Teen singer-songwriter eyeing the top post on Billboard Charts

 Teen singer-songwriter eyeing the top post on Billboard Charts

Mukta Munshi

Mumbai-based, teen singer-songwriter Aditi Iyer recently released her second EP Dollhouse, the four-track EP woven around the disconcerting pattern of abusive relationships. A class 12 student, she released her first EP at 10! But that is not hard to understand as she got in her genes – her maternal grandmother is a Carnatic music singer. “And my parents are quite supportive of my interest in music and give a free hand to follow my passion,” she says.
Born in London, Iyer lived at Singapore and Delhi, before her family moved to the Maximum City, and Mumbai is where she lives now.

The beginning
The journey into the world of music started really early. At three she was singing nursery rhymes, and by the time she turned five, she was belting out Celine Dion and Whitney Houston numbers. At eight, she began Opera and Western classical training which today is a huge part of her identity. “This was the time when I realised that I could release my own songs, for I had a lot of say. At 10, I released ‘Who You Are’ which was about my experience of overcoming bullying when I was younger,” she says.
At school, she was a much sought-after singer, singing at almost all school events, all of which was instrumental in making her a good musician.
In the last few years, Iyer has made a lot of original songs, and released those globally, becoming better with each release. “My first EP The Girl They See had four songs all about self-love and acceptance, while the second one Dollhouse is about abusive relationships. It has received many positive reviews,” says the teen musician, who considers Taylor Swift as her idol. “I’m in love with her lyrics and the way they paint a picture when I listen to them. I’ve always felt the full swing of emotions from her songs and I always hope to recreate that feeling in my own style for my listeners,” she adds.
Iyer practices for an hour every day, which consists of vocal warm-ups and songs. “I try not to overwhelm my voice by practicing more than I’m capable of because nothing in excess is good, not even practice,” she remarks.

Inspiration, appreciation & awards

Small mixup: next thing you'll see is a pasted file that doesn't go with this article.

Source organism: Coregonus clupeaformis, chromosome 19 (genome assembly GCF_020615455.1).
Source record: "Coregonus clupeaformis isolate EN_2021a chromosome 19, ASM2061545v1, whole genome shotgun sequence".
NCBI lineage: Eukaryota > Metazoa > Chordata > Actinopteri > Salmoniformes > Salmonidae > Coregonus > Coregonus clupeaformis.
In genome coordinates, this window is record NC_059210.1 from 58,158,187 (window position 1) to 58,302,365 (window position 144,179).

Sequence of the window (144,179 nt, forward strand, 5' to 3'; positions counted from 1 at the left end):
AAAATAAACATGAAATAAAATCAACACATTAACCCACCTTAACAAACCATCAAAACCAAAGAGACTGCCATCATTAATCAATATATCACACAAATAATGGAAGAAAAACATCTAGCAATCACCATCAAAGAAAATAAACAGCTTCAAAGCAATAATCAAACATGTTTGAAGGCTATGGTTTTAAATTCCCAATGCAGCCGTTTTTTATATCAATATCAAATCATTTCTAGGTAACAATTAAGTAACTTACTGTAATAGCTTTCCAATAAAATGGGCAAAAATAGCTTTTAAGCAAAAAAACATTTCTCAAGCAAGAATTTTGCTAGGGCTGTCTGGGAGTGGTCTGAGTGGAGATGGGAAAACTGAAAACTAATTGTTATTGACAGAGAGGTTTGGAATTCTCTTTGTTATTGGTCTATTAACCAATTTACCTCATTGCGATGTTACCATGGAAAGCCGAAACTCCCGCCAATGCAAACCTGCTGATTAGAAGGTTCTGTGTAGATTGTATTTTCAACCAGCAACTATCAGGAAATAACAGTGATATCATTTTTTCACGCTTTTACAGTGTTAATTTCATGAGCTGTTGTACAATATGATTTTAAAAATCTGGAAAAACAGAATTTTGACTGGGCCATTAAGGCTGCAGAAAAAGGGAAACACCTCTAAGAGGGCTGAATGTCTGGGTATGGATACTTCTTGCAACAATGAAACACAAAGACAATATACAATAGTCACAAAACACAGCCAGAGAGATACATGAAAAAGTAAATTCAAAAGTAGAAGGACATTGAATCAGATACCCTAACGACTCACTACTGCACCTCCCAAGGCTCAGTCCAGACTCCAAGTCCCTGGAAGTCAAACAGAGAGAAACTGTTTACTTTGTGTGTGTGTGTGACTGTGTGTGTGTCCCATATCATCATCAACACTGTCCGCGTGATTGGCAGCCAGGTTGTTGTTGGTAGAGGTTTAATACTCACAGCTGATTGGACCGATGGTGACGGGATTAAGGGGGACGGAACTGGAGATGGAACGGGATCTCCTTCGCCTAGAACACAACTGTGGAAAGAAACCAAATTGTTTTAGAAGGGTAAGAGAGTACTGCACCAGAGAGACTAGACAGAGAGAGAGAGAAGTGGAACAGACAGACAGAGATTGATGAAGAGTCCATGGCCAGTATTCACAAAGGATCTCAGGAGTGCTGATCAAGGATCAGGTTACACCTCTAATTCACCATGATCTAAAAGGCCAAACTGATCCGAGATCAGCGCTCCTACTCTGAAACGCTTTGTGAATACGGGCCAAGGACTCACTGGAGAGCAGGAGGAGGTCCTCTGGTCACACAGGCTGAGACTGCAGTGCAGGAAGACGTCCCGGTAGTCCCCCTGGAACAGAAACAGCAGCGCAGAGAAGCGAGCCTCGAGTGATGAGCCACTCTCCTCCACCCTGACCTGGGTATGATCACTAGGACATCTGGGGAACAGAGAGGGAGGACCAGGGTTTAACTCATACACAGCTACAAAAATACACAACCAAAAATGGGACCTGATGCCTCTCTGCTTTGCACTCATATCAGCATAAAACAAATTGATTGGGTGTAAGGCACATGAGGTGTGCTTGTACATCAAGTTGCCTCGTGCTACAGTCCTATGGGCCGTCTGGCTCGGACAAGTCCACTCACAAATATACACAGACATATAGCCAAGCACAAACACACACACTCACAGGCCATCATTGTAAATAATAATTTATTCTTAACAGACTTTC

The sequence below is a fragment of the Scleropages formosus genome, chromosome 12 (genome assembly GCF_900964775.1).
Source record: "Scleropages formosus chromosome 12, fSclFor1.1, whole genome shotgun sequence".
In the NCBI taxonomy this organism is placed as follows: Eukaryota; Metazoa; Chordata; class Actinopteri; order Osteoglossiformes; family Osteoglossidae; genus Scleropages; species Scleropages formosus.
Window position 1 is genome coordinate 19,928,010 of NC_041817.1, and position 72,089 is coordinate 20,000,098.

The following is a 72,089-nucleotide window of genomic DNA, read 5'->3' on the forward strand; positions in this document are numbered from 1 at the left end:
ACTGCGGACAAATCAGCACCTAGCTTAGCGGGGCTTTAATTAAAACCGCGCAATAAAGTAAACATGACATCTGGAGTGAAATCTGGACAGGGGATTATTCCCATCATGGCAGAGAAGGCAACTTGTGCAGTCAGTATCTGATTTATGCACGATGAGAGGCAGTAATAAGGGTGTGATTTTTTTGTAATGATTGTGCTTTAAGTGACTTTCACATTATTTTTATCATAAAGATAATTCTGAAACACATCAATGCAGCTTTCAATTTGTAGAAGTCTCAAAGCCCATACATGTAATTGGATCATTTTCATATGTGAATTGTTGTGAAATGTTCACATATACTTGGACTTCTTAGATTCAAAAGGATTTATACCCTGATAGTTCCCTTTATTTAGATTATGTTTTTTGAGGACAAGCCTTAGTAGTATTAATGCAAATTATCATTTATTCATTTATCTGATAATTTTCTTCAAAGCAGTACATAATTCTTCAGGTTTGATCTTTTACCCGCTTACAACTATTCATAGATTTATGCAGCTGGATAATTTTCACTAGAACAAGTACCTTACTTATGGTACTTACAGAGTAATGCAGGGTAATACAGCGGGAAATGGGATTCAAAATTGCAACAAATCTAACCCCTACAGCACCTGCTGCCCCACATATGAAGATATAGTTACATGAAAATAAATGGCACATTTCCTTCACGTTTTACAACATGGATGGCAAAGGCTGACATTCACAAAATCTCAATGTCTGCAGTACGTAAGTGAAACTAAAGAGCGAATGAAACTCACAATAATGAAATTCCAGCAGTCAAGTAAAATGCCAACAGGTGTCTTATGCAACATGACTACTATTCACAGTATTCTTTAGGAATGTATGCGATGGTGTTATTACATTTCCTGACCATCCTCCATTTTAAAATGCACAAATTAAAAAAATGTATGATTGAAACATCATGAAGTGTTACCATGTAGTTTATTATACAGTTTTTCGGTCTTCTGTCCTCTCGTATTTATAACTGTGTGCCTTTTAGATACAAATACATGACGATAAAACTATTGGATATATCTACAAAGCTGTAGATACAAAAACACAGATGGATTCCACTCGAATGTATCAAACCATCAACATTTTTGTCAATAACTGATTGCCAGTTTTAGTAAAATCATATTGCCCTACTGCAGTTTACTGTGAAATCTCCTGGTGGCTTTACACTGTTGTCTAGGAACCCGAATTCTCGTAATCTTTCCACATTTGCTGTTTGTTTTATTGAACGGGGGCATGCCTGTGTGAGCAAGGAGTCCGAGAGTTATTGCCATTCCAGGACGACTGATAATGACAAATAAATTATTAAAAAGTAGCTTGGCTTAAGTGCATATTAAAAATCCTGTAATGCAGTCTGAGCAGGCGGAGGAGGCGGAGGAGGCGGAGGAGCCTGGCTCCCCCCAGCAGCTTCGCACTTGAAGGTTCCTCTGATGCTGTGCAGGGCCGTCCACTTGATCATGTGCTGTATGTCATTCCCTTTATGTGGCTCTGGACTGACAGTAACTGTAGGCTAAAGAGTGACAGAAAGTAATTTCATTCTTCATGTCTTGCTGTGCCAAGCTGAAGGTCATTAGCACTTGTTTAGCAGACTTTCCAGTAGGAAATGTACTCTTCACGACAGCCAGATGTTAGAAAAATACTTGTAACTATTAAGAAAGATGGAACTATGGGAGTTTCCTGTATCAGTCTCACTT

“One thing that definitely sticks out for me is my experience at Next Star Romania, a very popular Romanian talent show. I sang Hero by Mariah Carey, a song I’ve been emotionally attached to since a very young age, and the judges gave me a standing ovation along with most of the audience there. I came runners-up and felt on top of the world that an audience who didn’t even speak the same language as I did was able to connect to my singing so much. Aside from this, a lot of reputed publications like The Hindu and The Hindustan Times called me a child prodigy which was a real confidence-booster when it came to my belief in my musical abilities.”
“A teacher who’s helped me hone my vocal technique a lot is Situ Singh Buehler. I began learning from her when I was eight. Before that I only knew how to belt out pop; she taught me Western classical technique and that hugely helped me improve the quality of my voice and vocal technique,” she says.

Turning passion into profession
“I have huge ambitions for myself like hopefully becoming one of India’s first crossover artists and hitting the number one spot on the Billboard Charts. It might sound lofty and unbelievable, but if others can do, I can do too.”

Other than music…
“I’m passionate about writing. I’m often found writing poems, songs, and short stories. I also love reading mostly realistic fiction and sometimes nonfiction on topics that interest me. I enjoy researching on topics I like. I’ll often read articles or watch informative documentaries so I can understand more about the world I live in.”


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